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According to Allan Kilavuka, the Covid-19 virus global outbreak in 2020 was beyond anyone's prediction. Its impact on the aviation industry is expected to continue affecting air travel demand for the next 2 to 3 years.


Allan Kilavuka


On the 2nd of January 2020, his first day at Kenya Airways (KQ) as acting CEO, Allan Kilavuka took a tour of a few offices at the headquarters. Here, Allan got his first glimpse of the airline and hope for the future.

‘The many highly talented individuals worked tirelessly to ensure that the Airline’s future is sustainable and in good hands. This signalled hope. I also came across world-class facilities developed to meet the emerging market requirements and advancements in technology. These are to build business resilience and ensure that the Airline remains one of the most competitive in the region. I re-affirmed that KQ is one of the few long-standing African carriers that has pioneered key achievements in the African aviation industry,’ Allan says, remembering his first day at KQ, away from his previous seat as CEO of Jambojet.

Allan adds, ‘It was not lost on me that KQ’s financial performance and the brand had undergone some challenging times in recent years. One of the most notable concerns was that our previously enviable customer handling and retention skills, had deteriorated. As a result, numerous customer complaints were pouring in. This could only mean two things; one, our customers cared enough to tell us where we needed to improve. Secondly, we needed to ensure that we considered all their complaints, and ensure that their flying experiences are seamless, memorable and enjoyable’.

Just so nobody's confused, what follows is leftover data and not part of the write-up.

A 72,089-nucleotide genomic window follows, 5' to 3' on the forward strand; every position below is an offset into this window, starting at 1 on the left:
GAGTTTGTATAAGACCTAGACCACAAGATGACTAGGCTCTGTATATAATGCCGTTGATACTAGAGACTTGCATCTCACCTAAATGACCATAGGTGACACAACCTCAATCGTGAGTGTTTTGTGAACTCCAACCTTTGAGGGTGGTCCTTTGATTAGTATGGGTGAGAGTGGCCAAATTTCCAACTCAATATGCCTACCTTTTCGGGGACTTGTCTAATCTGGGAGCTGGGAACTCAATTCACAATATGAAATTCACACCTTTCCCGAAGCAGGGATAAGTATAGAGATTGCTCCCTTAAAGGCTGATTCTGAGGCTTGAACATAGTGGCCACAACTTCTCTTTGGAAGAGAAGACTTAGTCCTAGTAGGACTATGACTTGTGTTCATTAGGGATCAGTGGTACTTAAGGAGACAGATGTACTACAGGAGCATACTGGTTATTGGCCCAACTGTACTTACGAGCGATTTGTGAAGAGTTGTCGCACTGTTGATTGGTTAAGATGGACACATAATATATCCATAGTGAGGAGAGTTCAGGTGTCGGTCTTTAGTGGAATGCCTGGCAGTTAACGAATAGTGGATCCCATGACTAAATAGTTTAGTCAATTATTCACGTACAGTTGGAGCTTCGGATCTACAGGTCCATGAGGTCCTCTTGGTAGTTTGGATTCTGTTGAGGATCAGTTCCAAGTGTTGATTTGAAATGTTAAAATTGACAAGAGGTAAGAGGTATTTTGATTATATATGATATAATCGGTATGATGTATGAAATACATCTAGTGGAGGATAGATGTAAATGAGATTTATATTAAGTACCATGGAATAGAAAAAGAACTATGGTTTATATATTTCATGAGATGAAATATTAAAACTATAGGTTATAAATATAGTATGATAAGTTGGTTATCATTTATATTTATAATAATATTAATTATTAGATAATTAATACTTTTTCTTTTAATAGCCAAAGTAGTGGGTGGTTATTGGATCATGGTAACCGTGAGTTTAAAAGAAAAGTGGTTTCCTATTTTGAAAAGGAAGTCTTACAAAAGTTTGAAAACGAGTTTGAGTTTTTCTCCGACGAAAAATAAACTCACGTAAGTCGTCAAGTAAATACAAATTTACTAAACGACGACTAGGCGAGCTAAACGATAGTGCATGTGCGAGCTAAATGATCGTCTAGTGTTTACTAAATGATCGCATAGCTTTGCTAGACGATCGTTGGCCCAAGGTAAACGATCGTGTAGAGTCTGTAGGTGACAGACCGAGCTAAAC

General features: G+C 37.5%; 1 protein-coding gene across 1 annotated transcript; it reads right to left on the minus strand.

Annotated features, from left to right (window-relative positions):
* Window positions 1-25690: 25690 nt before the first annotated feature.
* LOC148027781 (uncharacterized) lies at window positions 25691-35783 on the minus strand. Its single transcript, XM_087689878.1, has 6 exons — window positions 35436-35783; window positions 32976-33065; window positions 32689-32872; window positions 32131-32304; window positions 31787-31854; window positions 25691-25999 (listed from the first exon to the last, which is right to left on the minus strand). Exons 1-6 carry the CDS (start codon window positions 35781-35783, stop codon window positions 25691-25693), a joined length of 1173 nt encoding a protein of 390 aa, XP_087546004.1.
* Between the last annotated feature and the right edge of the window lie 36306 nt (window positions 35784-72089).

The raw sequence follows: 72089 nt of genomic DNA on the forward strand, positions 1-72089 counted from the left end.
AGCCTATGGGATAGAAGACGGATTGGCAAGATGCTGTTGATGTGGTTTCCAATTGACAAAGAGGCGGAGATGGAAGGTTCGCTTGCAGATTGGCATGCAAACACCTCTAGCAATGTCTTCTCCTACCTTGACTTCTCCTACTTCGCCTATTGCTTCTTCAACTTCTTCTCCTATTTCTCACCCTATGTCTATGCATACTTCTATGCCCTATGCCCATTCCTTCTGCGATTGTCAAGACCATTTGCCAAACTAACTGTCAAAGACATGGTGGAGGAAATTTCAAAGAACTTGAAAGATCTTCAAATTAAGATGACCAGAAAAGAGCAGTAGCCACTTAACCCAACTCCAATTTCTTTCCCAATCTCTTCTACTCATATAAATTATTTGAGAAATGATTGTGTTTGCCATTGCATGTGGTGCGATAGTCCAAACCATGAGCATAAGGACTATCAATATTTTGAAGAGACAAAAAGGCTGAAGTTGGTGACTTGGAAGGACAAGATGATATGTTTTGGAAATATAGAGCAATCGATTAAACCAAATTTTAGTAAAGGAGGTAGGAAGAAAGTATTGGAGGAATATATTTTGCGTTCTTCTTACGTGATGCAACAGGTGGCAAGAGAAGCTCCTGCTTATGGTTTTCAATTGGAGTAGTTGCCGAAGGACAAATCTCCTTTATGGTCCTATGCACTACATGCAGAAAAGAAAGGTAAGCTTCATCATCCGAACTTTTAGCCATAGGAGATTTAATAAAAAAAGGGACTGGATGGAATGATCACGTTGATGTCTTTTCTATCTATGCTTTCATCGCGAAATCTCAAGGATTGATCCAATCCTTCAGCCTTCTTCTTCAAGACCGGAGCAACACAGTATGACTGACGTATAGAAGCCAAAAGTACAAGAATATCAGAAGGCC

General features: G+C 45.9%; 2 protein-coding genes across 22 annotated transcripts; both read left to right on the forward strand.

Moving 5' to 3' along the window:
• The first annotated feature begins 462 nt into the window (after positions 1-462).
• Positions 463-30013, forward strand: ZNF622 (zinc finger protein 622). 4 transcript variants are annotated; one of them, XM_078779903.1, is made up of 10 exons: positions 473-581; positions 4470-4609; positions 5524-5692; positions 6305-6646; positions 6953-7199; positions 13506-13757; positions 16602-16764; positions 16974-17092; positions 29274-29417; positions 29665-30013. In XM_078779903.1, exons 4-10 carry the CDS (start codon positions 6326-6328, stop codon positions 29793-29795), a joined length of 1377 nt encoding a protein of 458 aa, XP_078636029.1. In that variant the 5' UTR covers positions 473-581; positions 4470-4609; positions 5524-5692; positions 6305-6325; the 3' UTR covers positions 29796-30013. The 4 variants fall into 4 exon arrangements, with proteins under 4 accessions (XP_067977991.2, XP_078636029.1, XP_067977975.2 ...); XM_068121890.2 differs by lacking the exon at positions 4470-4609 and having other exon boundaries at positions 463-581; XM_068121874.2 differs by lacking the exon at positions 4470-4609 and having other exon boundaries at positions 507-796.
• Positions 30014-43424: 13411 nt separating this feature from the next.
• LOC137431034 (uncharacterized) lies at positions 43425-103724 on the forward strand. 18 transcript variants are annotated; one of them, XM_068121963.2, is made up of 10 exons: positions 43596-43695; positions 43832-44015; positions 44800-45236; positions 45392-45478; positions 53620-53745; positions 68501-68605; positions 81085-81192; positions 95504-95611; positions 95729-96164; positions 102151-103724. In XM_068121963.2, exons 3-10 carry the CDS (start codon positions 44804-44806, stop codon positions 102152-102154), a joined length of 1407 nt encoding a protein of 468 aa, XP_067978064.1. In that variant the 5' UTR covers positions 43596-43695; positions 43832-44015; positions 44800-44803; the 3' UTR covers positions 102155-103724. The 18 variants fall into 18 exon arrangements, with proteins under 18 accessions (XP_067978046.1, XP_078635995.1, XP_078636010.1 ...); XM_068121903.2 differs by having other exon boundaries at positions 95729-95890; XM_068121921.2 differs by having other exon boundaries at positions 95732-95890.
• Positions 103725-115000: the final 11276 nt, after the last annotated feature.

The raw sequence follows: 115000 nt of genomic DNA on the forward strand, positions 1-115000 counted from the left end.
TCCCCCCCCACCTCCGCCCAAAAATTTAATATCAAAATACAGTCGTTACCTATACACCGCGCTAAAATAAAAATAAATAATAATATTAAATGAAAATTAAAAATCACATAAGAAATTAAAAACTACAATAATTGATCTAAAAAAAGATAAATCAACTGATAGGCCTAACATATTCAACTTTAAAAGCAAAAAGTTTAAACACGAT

‘Customer centricity stands prominently as one of our fundamental values, but we were not living up to it. We were not delivering a consistently ‘delightful experience with a caring African touch.’  

According to Allan, there was the concern about strengthening KQ’s efficiency and optimising the operating costs to ultimately move to a breakeven point.